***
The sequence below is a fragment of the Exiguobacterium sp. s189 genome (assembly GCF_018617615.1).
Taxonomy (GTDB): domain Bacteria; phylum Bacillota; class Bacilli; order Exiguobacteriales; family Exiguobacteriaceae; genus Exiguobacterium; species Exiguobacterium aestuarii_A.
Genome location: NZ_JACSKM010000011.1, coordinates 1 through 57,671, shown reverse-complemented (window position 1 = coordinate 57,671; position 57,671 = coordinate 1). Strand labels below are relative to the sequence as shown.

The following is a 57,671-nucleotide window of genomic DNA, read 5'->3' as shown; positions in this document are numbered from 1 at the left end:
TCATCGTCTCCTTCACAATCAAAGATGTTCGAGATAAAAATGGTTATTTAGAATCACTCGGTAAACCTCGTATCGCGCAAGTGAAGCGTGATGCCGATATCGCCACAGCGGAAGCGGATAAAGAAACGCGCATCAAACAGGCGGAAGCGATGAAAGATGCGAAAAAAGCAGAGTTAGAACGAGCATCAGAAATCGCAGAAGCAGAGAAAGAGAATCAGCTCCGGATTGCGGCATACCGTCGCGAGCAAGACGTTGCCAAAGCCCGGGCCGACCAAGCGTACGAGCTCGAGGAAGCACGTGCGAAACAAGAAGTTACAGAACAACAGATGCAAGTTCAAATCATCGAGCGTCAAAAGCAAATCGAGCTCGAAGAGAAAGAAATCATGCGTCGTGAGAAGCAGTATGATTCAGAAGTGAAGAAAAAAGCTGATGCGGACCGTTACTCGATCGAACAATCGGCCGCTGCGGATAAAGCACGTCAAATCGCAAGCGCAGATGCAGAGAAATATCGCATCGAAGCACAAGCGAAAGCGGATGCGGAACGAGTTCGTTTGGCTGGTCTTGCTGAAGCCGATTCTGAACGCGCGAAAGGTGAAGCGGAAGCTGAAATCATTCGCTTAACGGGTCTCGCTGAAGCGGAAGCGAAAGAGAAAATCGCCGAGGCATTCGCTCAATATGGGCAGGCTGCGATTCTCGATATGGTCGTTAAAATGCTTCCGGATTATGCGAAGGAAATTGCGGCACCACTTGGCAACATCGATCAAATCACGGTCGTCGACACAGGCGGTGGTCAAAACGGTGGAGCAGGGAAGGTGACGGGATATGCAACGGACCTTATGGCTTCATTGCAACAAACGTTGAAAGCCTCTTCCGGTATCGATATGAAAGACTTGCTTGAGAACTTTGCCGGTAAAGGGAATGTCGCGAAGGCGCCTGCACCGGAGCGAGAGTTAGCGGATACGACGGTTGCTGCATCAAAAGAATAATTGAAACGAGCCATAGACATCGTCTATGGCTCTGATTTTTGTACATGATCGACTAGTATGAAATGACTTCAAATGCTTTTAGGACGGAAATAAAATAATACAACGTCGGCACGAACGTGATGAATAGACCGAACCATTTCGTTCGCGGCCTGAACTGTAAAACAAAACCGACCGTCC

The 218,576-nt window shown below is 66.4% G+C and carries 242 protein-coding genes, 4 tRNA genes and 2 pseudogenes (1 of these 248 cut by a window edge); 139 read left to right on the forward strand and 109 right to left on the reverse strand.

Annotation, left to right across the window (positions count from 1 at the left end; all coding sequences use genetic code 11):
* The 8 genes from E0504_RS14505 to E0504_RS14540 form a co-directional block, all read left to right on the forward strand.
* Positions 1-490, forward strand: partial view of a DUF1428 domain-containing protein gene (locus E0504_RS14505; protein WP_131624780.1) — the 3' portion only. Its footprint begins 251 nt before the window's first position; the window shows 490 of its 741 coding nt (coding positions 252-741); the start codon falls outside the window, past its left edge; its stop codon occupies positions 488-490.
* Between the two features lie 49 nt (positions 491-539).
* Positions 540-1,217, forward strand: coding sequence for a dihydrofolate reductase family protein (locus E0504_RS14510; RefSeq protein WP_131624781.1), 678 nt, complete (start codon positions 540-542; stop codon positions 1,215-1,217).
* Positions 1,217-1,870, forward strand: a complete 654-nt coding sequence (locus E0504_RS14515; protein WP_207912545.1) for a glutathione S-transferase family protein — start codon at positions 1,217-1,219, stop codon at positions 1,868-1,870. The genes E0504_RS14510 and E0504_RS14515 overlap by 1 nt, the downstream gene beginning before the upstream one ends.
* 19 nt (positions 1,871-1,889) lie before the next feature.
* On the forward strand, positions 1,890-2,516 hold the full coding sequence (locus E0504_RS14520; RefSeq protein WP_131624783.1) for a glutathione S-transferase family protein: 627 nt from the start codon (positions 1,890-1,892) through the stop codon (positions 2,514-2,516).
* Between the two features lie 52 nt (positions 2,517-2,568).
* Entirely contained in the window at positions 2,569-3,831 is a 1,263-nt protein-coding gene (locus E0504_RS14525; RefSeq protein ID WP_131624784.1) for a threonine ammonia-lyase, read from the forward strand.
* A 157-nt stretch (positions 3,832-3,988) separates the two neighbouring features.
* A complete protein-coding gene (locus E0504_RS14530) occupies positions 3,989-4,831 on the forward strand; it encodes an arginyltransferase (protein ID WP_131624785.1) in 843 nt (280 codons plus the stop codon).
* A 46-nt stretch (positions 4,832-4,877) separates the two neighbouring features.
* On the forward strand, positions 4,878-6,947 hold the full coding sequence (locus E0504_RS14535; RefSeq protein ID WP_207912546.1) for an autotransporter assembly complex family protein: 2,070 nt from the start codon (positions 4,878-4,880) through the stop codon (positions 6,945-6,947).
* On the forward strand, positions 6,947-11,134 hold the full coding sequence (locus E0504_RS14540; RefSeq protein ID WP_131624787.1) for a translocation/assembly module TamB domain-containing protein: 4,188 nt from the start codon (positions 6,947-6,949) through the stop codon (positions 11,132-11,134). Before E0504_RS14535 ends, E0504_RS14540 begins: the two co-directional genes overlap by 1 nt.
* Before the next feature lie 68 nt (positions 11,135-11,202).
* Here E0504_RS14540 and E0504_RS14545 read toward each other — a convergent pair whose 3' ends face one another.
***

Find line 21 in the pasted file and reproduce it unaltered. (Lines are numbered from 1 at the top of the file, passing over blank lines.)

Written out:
* On the forward strand, positions 6,947-11,134 hold the full coding sequence (locus E0504_RS14540; RefSeq protein ID WP_131624787.1) for a translocation/assembly module TamB domain-containing protein: 4,188 nt from the start codon (positions 6,947-6,949) through the stop codon (positions 11,132-11,134). Before E0504_RS14535 ends, E0504_RS14540 begins: the two co-directional genes overlap by 1 nt.